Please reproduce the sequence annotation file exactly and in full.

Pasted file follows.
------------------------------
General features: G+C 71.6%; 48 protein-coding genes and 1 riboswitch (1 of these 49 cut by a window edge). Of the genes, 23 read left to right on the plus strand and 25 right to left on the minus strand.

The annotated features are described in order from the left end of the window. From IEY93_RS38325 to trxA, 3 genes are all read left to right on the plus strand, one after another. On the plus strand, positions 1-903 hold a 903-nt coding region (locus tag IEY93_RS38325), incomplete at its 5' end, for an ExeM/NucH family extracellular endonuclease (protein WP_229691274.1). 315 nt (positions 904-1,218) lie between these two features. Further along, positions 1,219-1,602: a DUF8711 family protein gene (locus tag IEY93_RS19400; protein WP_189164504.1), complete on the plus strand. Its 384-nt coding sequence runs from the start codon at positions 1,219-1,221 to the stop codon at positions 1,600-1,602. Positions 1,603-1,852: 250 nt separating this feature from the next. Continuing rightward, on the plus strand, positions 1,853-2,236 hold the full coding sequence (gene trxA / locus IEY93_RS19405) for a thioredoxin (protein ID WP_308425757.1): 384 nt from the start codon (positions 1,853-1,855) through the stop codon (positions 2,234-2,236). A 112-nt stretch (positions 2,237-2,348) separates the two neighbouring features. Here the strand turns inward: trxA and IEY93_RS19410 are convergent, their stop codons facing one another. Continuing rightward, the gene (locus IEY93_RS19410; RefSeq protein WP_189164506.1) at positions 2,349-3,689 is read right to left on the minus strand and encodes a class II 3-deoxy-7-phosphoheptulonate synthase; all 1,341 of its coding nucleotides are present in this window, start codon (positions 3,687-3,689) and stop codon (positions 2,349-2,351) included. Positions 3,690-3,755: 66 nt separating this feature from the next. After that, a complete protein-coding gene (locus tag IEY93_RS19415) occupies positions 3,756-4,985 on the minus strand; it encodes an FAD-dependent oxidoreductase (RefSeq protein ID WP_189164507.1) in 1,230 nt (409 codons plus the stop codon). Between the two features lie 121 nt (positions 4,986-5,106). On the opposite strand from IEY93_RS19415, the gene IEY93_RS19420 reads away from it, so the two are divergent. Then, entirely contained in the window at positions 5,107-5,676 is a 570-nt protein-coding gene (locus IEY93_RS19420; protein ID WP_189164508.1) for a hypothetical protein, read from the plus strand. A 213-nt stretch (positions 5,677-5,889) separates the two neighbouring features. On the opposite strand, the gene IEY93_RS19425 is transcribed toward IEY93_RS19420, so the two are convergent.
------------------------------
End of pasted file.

General features: G+C 71.6%; 48 protein-coding genes and 1 riboswitch (1 of these 49 cut by a window edge). Of the genes, 23 read left to right on the plus strand and 25 right to left on the minus strand.

The annotated features are described in order from the left end of the window. From IEY93_RS38325 to trxA, 3 genes are all read left to right on the plus strand, one after another. On the plus strand, positions 1-903 hold a 903-nt coding region (locus tag IEY93_RS38325), incomplete at its 5' end, for an ExeM/NucH family extracellular endonuclease (protein WP_229691274.1). 315 nt (positions 904-1,218) lie between these two features. Further along, positions 1,219-1,602: a DUF8711 family protein gene (locus tag IEY93_RS19400; protein WP_189164504.1), complete on the plus strand. Its 384-nt coding sequence runs from the start codon at positions 1,219-1,221 to the stop codon at positions 1,600-1,602. Positions 1,603-1,852: 250 nt separating this feature from the next. Continuing rightward, on the plus strand, positions 1,853-2,236 hold the full coding sequence (gene trxA / locus IEY93_RS19405) for a thioredoxin (protein ID WP_308425757.1): 384 nt from the start codon (positions 1,853-1,855) through the stop codon (positions 2,234-2,236). A 112-nt stretch (positions 2,237-2,348) separates the two neighbouring features. Here the strand turns inward: trxA and IEY93_RS19410 are convergent, their stop codons facing one another. Continuing rightward, the gene (locus IEY93_RS19410; RefSeq protein WP_189164506.1) at positions 2,349-3,689 is read right to left on the minus strand and encodes a class II 3-deoxy-7-phosphoheptulonate synthase; all 1,341 of its coding nucleotides are present in this window, start codon (positions 3,687-3,689) and stop codon (positions 2,349-2,351) included. Positions 3,690-3,755: 66 nt separating this feature from the next. After that, a complete protein-coding gene (locus tag IEY93_RS19415) occupies positions 3,756-4,985 on the minus strand; it encodes an FAD-dependent oxidoreductase (RefSeq protein ID WP_189164507.1) in 1,230 nt (409 codons plus the stop codon). Between the two features lie 121 nt (positions 4,986-5,106). On the opposite strand from IEY93_RS19415, the gene IEY93_RS19420 reads away from it, so the two are divergent. Then, entirely contained in the window at positions 5,107-5,676 is a 570-nt protein-coding gene (locus IEY93_RS19420; protein ID WP_189164508.1) for a hypothetical protein, read from the plus strand. A 213-nt stretch (positions 5,677-5,889) separates the two neighbouring features. On the opposite strand, the gene IEY93_RS19425 is transcribed toward IEY93_RS19420, so the two are convergent.